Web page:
This rule is sufficient for an eight pound turkey. Fine herbs 
may be added if desired. If the fowl is very large and a good 
deal of stuffing is liked, the body may be filled with thin slices of 
bread well buttered, sprinkle with seasoning and dip lightly in 
stock. Do not crowd either crop or body, or the stuffing will be 
heavy. 

No. 3. 



1 teaspoon salt 

J^ teaspoon pepper 
Few grains nutmeg 

2 eggs 



2 cups dry bread crumbs 
',.. cup fine sausage meat 
1 tablespoon each ( Parsley 

chopped ( Onion 

% cup butter 

Soak the bread in cold water until soft; press out all the 
water, add the sausage meat, seasonings, melted butter and eggs 
well beaten. If the sausage meat is quite fat the butter may be 
omitted, or chopped pork may be substituted. If one objects to 
pork in any form, use a full cup of butter and an extra cup of 
coarse crumbs. 

No. 4. 



Jg Ib. lean veal 
% Ib. pork 



4 doz. chestnuts 
1 teaspoon salt 

pint broth 3g saltspoon pepper 

Chop the veal and pork separately until very fine, then pound 
vigorously until blended. Shell and blanch chestnuts, cook in 
boiling salted water until soft, drain and mash. Combine with 
the meat, moisten with broth and add seasonings. 1 cup of 
cooked chestnut crumbs may be reserved to thicken the gravy. 

Stuffing for Ducks 

No. 1. 

% Ib. onions 1 duck liver 

3 tablespoons grated bread 1 teaspoon salt 

crumbs % teaspoon pepper 

1 teaspoon sage 

Mince, blanch and drain the onions; parboil the liver and 
chop very fine, combine with the onions, bread crumbs and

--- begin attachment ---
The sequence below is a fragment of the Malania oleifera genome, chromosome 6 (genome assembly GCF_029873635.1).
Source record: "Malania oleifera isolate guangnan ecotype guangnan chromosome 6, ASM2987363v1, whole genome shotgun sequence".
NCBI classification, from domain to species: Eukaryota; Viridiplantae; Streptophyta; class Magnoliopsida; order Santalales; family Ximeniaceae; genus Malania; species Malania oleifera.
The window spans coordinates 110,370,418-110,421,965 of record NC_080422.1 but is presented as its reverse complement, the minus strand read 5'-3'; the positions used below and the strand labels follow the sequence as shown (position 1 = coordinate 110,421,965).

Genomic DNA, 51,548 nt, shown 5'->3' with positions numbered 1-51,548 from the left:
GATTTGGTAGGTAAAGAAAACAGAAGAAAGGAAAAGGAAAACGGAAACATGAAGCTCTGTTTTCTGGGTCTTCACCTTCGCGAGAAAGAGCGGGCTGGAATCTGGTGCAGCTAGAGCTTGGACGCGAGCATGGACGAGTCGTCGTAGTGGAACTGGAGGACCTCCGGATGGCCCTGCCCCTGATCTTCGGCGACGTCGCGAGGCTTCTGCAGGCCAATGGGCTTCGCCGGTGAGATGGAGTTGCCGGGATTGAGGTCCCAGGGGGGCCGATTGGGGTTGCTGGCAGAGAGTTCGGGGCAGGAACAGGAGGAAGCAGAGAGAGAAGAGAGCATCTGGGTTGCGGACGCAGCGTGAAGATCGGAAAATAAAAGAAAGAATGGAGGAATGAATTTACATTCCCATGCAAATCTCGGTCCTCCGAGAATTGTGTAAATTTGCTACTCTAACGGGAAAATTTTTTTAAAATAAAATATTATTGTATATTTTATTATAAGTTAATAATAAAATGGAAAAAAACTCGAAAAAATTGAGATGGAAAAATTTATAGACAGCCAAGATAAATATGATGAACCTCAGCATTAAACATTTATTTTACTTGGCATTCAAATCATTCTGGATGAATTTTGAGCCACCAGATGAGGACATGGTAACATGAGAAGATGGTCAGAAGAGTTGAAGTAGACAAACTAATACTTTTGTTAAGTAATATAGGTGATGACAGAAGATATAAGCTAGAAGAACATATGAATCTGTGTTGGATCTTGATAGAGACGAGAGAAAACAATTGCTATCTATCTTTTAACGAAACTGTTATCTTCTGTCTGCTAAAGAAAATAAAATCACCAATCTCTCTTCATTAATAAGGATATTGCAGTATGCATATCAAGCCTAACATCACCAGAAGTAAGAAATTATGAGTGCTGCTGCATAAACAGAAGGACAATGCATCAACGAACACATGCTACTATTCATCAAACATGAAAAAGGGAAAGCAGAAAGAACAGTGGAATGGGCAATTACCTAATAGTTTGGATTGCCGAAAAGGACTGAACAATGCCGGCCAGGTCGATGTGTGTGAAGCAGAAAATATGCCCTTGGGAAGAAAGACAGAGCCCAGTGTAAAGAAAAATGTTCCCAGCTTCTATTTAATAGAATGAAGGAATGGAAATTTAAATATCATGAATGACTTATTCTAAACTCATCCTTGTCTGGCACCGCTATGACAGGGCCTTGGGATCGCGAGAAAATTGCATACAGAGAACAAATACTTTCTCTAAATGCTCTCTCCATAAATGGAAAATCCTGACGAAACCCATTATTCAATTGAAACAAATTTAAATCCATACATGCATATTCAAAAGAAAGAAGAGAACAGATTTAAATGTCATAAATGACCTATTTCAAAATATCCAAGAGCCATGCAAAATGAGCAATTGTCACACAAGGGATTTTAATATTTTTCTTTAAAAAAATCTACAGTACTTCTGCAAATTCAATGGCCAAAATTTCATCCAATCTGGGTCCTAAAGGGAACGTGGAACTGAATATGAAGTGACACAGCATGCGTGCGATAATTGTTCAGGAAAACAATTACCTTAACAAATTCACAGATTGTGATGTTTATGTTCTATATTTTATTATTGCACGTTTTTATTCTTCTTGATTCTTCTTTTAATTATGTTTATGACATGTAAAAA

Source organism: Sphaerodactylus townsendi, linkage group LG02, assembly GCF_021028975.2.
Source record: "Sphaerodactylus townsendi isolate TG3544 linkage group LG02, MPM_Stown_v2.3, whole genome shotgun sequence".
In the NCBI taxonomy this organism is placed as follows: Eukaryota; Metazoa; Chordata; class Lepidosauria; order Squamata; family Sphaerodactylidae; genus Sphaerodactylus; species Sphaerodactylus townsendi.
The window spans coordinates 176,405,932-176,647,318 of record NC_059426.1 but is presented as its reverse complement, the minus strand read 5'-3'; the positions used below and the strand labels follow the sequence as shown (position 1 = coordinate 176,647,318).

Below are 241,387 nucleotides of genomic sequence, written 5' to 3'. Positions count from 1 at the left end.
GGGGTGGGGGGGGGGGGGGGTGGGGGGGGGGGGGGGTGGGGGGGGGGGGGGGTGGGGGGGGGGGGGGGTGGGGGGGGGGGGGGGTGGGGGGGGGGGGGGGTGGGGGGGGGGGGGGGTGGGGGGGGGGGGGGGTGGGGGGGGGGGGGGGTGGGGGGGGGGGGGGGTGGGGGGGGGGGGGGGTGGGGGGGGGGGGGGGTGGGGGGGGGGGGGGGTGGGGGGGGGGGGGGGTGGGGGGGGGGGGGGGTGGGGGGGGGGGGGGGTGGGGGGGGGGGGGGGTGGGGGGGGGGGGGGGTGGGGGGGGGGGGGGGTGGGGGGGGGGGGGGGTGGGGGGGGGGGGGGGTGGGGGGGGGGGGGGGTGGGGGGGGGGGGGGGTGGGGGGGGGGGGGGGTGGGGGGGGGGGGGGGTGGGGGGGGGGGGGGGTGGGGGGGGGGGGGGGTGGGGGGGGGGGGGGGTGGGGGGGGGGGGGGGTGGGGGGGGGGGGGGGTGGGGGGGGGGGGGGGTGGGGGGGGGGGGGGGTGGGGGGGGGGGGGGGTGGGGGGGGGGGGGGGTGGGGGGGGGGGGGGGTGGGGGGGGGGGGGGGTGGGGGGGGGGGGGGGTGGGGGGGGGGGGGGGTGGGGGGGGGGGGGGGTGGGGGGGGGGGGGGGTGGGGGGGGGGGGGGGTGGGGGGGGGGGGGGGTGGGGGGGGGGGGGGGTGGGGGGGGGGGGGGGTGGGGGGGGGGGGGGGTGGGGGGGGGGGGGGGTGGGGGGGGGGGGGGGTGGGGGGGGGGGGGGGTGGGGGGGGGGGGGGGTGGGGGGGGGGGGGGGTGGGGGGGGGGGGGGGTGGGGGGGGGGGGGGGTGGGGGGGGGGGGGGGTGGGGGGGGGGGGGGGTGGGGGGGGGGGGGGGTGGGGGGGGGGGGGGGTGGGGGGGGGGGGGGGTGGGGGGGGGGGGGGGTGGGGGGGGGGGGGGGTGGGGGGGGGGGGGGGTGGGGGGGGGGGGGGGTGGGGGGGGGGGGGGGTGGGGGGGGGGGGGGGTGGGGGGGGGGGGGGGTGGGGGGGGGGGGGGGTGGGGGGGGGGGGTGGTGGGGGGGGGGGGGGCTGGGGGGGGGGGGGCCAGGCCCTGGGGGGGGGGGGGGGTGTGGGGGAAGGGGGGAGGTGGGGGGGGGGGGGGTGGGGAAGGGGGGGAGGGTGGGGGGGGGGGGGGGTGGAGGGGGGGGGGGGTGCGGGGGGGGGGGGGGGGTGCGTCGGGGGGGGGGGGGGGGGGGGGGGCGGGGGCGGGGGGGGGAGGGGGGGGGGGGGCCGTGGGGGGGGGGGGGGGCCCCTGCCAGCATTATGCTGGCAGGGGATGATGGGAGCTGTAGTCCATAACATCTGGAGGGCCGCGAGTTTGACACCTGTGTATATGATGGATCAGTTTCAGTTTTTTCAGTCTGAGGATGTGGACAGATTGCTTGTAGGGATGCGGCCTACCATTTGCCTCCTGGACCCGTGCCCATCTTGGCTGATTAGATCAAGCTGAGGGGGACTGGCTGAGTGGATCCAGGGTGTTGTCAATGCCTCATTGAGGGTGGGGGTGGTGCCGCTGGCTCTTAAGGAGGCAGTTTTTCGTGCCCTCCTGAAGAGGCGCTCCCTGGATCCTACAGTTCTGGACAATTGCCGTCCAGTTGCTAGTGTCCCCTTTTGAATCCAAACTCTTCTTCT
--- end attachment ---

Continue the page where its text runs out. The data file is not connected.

seasonings. This quantity is sufficient for one medium sized duck. 



1 cup bread crumbs 

% cup butter 

1 teaspoon parsley 



1 cup chopped celery 
? a cup chopped onion 



No. 2. 

2 minced sage leaves 

3 chopped shallots 
% teaspoon salt 

% teaspoon pepper 

No. 3. 

1% cup dried bread crumbs 
'._. teaspoon salt 
% teaspoon pepper 

Broiled Chicken 



Follow directions for broiling poultry. Wipe as dry as possi- 
ble, sprinkle with salt and pepper and rub with soft butter. Lay 
on the broiler, cook the inside next to the fire for as long as 
possible without scorching. Then turn and cook the skin side 
until a handsome brown. After each side is brown turn often till 
well done. It will take from twenty to thirty minutes. Covering 
the broiler with a pan keeps in both heat and steam and finishes 
the work in less time. Serve on a hot platter with butter. 
Garnish with water-cress. 

Boiled Chicken 

Dress and clean according to general directions. Place in a 
kettle of boiling water to one-half cover. Skim carefully when it 
begins to boil and after the scums cease to rise cover and set 
back to simmer gently for three hours or more, until ready to fall 
apart. Add a handful of rice and a cup of milk to make it look 
white. Add salt about half an hour before taking it up. Lay on 
a hot dish while the liquor is reduced to rather more than a pint, 
skim off all the fat, add chopped parsley, celery and thyme and 
hard boiled eggs, chopped fine if liked, and send to table in a 
sauce bowl. 

Steamed Chicken 

Wipe very dry after cleaning. Rub salt, pepper and plenty 
of butter in the cavity of the body ; fill it with large oysters well 
seasoned with salt, pepper and celery salt. Tie the 
legs and wings close to the body and lay in as small 
a dish as will hold it, and set in a steamer to cook 
four hours. Meantime cook a pint of chopped celery 




till it will rub through a puree sieve. Make a pint of white sauce 
with the liquor of the oysters, add the celery to it and pour it 
over the fowl on the platter. Garnish with curly parsley and serve 
with baked sweet potatoes and boiled rice. This is a delightful 
way to cook a turkey. 

Chicken Pot-Pie 

Cut the chicken into nice pieces for serving, drop them into 
just enough boiling water to cover and skim carefully when 
necessary. Season lightly. Set back to simmer, closely covered, 
until tender, taking care that it does not boil dry. While it is 
cooking cut off one pound of light bread dough, work into it a